Return to nuclear fuel will boost uranium prices

As more and more countries turn back to nuclear energy, demand for uranium has soared - and so has the price. But despite restrictions on its trade, there are still ways for investors to cash in.

Uranium has had a blistering run in recent years, but the metal still looks worth a punt.

Five years ago its concentrated form, uranium oxide, changed hands at $6.70 a pound. Now it's up to $45.

That's a steep increase, but there are plenty of reasons to expect it to rise higher.

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Uranium's chief use is as a fuel for nuclear power stations, and China alone may build 30 plants by 2020, says Nils Pratley in The Guardian. Other countries are also turning back to nuclear, including the UK, while France and South Korea have never lost their enthusiasm.

This means that the supply outlook is tight, which has pushed up prices. Uranium producers are aggressively trying to increase production in response, and the industry could raise output from two to three million pounds to 20 million within five years, says Jon Indall of the Uranium Producers of America on

But this is unlikely to be enough to avert the looming supply shortage. Commodities berbull Jim Rogers expects that it will take more than a decade to bring a big new uranium mine onstream. Meanwhile the supply-demand situation will get tighter. One major source of supply, uranium from decommissioned Cold War weapons, is nearly exhausted.

For investors, the problem with uranium is that it's hard to invest directly in the metal it's not traded freely like most metals and, for obvious reasons, you need a licence to take delivery.

One forthcoming entrant to Aim, Nufcor Uranium (NU), aims to get around this by raising £67m to buy its own uranium stash. MoneyWeek is unconvinced about the idea as a rule, we don't like cash shells. It's a similar story with new listing Geiger Counter (GCL), which plans to invest in uranium explorers and producers good idea, but let's see what it buys first.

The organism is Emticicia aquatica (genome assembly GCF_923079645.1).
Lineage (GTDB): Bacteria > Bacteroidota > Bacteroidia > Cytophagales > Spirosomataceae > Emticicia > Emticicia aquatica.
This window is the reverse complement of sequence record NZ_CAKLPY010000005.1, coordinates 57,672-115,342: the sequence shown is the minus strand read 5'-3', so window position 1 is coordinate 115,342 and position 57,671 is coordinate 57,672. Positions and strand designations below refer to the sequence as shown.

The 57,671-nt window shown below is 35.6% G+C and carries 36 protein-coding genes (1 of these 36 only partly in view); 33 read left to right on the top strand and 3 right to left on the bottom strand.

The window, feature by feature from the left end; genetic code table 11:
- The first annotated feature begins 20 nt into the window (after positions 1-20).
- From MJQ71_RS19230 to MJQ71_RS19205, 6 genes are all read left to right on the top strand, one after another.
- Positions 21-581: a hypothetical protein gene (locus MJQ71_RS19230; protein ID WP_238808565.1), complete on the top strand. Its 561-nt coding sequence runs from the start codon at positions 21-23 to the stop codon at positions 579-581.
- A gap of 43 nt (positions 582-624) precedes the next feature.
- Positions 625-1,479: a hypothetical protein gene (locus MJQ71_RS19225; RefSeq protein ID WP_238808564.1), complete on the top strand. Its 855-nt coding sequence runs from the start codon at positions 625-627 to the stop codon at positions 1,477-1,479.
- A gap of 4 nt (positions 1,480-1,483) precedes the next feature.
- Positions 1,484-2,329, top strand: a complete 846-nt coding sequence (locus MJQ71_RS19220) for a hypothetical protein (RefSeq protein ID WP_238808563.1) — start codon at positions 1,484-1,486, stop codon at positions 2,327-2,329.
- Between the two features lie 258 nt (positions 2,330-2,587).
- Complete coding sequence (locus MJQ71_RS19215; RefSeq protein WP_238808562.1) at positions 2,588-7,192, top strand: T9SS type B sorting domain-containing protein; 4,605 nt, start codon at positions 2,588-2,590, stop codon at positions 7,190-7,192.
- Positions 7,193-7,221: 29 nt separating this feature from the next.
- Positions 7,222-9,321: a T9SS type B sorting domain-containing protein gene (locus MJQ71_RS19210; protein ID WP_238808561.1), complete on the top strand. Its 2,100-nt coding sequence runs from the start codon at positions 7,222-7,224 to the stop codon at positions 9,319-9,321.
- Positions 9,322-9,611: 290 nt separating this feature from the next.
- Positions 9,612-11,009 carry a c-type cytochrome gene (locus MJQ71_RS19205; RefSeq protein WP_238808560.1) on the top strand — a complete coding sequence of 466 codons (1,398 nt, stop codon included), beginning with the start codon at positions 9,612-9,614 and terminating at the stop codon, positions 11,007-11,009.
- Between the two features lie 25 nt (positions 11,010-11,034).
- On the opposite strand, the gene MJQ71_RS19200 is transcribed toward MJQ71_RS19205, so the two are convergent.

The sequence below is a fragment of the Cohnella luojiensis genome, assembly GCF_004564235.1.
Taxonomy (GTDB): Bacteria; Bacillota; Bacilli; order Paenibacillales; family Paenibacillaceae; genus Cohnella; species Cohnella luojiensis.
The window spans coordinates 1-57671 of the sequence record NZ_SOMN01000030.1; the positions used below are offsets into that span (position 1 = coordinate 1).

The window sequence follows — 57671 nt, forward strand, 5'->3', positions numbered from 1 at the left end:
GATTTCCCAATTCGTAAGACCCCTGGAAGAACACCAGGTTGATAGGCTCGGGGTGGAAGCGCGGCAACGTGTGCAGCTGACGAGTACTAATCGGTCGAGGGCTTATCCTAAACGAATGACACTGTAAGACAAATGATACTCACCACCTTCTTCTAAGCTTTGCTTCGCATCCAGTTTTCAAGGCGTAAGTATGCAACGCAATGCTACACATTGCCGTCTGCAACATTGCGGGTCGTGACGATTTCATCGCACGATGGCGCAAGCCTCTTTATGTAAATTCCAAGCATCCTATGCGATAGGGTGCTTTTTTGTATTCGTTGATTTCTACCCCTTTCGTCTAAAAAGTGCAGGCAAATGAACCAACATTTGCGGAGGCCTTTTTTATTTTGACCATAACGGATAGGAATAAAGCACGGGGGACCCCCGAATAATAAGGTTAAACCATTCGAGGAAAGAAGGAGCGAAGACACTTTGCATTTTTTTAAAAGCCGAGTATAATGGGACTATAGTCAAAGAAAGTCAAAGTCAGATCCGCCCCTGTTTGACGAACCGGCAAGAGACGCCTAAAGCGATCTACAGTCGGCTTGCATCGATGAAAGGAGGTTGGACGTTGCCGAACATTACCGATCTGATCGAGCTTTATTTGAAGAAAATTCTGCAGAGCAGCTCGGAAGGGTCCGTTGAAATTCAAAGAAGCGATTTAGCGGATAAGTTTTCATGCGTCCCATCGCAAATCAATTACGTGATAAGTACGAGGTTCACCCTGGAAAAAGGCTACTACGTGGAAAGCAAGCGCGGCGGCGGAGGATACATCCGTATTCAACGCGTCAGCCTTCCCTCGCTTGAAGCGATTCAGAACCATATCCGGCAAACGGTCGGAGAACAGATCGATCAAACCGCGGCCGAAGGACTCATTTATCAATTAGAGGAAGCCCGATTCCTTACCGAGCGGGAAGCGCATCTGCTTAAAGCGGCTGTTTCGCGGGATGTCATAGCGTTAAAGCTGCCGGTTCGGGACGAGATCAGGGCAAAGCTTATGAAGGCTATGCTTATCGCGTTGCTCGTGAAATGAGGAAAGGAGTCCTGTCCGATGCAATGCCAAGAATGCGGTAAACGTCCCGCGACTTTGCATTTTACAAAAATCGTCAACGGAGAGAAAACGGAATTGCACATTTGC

So where can uranium bulls put their money? As Asia will be "the core of the global renaissance" in nuclear power, Credit Agricole suggests Australian explorers and producers, such as Paladin Resources (PDN). That looks sensible, but MoneyWeek's favourite play remains Cameco (TSX:CCO), which supplies a fifth of the world's uranium.

by Graham Buck

Cris Sholto Heaton

Cris Sholto Heaton is an investment analyst and writer who has been contributing to MoneyWeek since 2006 and was managing editor of the magazine between 2016 and 2018. He is especially interested in international investing, believing many investors still focus too much on their home markets and that it pays to take advantage of all the opportunities the world offers. He often writes about Asian equities, international income and global asset allocation.

Cris began his career in financial services consultancy at PwC and Lane Clark & Peacock, before an abrupt change of direction into oil, gas and energy at Petroleum Economist and Platts and subsequently into investment research and writing. In addition to his articles for MoneyWeek, he also works with a number of asset managers, consultancies and financial information providers.

He holds the Chartered Financial Analyst designation and the Investment Management Certificate, as well as degrees in finance and mathematics. He has also studied acting, film-making and photography, and strongly suspects that an awareness of what makes a compelling story is just as important for understanding markets as any amount of qualifications.